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Michael Andretti

Source: Joe Skibinski/Penske Entertainment / other

INDIANAPOLIS — Andretti Global has been going back and forth with F1’s commercial arm controlled by the team owners over the team’s bid to join the F1 paddock.

A few months ago, Andretti was given the green light by F1’s governing body, the FIA, to join the grid. But now their bid with General Motors as engine supplier must be approved by the other F1 constructors.

That is where the bid has hit a snag as a few teams have come out against Andretti’s bid.

Regardless, of the critical reception of Andretti-Cadillac, the name of the proposed team, General Motors says they remain committed to Andretti Global. Some F1 owners urged GM to break away from Andretti and go with a different group.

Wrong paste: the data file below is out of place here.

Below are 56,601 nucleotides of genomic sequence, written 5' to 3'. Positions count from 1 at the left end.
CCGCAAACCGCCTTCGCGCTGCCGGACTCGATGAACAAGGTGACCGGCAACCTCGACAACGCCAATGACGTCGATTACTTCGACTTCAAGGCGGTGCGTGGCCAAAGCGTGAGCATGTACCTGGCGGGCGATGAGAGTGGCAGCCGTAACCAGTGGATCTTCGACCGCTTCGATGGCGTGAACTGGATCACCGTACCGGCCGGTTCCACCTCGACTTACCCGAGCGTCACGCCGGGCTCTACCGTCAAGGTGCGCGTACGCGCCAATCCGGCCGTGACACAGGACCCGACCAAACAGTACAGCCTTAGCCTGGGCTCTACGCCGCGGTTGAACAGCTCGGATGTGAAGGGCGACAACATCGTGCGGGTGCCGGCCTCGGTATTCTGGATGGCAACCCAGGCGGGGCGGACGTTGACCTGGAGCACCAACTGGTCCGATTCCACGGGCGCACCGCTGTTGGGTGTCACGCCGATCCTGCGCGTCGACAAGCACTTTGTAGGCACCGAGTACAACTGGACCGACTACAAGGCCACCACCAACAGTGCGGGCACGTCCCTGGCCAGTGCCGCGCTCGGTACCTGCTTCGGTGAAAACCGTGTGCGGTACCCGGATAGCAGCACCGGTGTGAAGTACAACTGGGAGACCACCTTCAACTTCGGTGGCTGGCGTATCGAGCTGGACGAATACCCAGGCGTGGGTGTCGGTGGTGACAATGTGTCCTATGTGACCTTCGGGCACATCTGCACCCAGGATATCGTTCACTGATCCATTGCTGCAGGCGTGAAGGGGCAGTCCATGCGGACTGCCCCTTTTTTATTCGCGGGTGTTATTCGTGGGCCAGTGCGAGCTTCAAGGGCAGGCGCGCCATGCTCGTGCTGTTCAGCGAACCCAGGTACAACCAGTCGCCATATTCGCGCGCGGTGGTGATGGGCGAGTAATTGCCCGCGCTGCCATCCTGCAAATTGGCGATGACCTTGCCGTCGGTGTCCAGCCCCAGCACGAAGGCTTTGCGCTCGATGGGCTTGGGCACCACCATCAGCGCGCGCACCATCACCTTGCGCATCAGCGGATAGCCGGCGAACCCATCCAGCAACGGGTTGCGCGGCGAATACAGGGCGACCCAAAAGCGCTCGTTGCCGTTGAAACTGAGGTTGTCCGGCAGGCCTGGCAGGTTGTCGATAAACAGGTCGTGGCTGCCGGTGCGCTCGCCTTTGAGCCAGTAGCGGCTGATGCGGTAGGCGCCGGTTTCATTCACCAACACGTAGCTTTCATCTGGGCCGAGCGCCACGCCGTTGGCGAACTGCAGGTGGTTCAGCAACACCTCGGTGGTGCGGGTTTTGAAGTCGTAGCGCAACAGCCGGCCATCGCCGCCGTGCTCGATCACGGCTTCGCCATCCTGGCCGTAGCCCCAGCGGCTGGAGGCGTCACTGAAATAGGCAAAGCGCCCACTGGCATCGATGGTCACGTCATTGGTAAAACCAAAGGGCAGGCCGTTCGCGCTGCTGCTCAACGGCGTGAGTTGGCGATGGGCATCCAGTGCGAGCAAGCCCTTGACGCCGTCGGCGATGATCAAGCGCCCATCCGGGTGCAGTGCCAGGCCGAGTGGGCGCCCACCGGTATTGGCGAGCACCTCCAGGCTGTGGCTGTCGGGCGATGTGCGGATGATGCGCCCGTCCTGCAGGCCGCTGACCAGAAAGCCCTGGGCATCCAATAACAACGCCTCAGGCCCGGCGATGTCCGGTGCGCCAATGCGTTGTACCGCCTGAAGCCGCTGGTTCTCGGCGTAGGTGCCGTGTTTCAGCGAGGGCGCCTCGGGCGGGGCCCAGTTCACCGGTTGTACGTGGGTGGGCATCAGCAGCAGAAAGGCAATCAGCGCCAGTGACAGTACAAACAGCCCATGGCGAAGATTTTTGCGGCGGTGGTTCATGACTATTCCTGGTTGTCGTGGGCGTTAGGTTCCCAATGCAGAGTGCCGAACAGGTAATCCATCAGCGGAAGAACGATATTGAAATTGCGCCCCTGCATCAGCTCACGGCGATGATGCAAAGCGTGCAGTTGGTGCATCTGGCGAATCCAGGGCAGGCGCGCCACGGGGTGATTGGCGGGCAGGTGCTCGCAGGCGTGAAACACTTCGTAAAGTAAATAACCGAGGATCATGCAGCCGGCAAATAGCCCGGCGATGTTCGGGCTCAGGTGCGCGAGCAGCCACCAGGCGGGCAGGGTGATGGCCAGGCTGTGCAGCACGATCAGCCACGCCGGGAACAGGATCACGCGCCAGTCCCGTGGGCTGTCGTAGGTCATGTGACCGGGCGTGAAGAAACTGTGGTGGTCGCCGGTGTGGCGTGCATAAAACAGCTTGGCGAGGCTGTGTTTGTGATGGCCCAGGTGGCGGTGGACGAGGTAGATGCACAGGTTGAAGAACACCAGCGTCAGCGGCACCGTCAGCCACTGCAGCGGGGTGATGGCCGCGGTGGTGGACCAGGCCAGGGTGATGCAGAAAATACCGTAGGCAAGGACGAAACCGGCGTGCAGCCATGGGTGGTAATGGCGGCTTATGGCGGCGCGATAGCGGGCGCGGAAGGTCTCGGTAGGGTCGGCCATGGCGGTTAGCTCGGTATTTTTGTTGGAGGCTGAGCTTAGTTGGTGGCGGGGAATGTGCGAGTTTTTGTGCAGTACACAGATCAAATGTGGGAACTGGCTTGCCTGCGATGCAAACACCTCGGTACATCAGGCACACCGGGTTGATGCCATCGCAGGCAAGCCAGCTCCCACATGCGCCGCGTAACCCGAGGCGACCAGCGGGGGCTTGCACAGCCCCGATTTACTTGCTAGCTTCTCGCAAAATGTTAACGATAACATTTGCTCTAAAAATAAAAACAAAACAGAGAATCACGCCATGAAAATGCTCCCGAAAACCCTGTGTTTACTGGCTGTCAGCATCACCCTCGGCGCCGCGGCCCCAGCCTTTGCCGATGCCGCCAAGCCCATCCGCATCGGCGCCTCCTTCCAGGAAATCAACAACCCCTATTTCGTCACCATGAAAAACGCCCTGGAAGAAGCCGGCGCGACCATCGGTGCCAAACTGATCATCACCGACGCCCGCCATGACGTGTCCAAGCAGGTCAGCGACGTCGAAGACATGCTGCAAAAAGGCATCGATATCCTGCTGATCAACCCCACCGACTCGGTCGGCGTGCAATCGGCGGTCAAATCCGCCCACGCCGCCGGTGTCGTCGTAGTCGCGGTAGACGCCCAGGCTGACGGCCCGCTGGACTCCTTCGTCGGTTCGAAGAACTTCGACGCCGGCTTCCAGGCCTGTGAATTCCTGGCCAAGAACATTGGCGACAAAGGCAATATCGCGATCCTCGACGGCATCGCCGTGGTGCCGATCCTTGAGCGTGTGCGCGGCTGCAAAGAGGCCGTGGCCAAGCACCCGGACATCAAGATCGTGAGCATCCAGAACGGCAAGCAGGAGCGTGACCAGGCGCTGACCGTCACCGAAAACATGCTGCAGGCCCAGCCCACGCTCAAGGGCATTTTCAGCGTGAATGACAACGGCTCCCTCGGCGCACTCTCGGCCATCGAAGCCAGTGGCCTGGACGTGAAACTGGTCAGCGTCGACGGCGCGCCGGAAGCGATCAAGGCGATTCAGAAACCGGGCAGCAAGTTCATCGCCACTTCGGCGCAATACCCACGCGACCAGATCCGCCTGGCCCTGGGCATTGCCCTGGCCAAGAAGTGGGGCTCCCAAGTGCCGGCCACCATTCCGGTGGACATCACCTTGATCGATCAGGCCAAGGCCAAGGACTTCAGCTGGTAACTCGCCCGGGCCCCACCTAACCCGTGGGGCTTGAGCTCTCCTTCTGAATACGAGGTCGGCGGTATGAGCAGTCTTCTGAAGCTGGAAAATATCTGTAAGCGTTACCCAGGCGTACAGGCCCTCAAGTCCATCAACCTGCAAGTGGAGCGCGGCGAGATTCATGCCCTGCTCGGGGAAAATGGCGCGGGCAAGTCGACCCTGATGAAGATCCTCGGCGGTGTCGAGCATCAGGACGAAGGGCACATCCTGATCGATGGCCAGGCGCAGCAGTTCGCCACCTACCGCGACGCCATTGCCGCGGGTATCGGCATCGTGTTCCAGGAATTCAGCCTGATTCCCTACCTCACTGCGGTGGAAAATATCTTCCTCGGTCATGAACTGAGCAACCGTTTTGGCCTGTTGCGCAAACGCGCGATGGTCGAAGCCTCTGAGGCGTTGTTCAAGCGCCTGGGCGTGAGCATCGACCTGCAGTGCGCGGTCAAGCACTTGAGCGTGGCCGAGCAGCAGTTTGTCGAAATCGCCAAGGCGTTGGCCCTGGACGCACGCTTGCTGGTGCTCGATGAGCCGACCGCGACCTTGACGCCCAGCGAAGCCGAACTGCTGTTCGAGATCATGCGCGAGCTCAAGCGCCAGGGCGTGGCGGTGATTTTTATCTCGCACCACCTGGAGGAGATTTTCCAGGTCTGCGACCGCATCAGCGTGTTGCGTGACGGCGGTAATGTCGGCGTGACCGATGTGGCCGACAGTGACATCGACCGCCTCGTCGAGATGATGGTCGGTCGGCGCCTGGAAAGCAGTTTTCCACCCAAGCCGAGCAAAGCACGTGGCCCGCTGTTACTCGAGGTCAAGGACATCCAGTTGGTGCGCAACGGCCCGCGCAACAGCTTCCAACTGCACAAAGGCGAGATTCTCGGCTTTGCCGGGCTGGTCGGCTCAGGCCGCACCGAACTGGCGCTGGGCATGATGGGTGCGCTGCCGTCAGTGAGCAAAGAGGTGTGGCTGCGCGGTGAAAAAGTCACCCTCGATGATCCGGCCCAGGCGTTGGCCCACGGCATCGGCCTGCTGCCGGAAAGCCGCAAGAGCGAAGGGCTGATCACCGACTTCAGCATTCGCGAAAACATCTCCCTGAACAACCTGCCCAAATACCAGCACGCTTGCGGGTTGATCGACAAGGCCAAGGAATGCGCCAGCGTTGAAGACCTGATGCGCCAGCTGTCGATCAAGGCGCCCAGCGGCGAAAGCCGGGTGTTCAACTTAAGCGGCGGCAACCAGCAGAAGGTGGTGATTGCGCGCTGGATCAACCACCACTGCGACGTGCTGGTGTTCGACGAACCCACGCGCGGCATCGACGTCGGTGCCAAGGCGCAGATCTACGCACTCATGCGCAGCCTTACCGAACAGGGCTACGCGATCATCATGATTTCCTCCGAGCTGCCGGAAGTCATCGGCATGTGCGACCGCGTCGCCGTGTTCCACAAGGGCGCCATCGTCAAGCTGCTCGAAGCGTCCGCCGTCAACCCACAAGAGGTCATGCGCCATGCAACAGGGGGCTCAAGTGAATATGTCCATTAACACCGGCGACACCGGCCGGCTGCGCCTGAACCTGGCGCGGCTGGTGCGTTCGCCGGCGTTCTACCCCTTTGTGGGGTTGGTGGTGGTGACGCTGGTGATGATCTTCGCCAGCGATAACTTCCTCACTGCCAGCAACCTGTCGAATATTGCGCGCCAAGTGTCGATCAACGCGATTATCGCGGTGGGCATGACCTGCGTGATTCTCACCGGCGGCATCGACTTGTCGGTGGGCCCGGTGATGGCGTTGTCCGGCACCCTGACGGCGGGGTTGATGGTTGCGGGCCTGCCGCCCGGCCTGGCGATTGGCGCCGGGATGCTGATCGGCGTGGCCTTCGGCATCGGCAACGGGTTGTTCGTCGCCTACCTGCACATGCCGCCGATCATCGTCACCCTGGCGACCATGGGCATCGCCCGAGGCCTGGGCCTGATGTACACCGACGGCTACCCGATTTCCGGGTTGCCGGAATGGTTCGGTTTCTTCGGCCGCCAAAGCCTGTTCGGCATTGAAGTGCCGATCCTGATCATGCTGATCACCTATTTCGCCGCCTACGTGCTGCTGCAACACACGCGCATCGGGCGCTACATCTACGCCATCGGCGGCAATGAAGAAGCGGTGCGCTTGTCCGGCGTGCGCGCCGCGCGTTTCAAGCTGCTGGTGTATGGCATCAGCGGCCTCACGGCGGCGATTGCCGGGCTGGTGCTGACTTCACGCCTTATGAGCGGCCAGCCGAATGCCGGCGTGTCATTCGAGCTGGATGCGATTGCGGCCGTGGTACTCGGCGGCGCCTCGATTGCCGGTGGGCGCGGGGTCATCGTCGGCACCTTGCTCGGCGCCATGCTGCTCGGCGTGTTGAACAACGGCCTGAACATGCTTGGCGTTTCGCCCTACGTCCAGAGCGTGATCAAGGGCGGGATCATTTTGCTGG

There were seven groups who were vying for the FIA’s approval earlier this year. It was Andretti’s bid that gained approval from the governing body.

Essentially, GM told Formula One last weekend: ‘No Andretti, no GM.’

Ahead of this weekend’s Las Vegas Grand Prix, the unprecedented 3rd grand prix event on U.S. soil this season, General Motors has released a statement that they will begin supplying power units to F1 teams who wish to use them in 2028. The announcement adds fuel to Andretti’s bid to join the series.

However, if Andretti’s bid ends up being approved before 2028, Andretti will have to seek a deal with another engine supplier until GM is ready to supply their power units. Andretti has eyed joining the grid as soon as 2025.

That temporary engine supplier would likely be Renault.

By 2026, it will be a unique time for all F1 EOMs as engine rules will change requiring power units to be made up of 50-percent electrical power output.

For now, Andretti’s F1 desires remain in limbo as F1 will soon cap off the 2023 calendar in Dubai in a little over a week.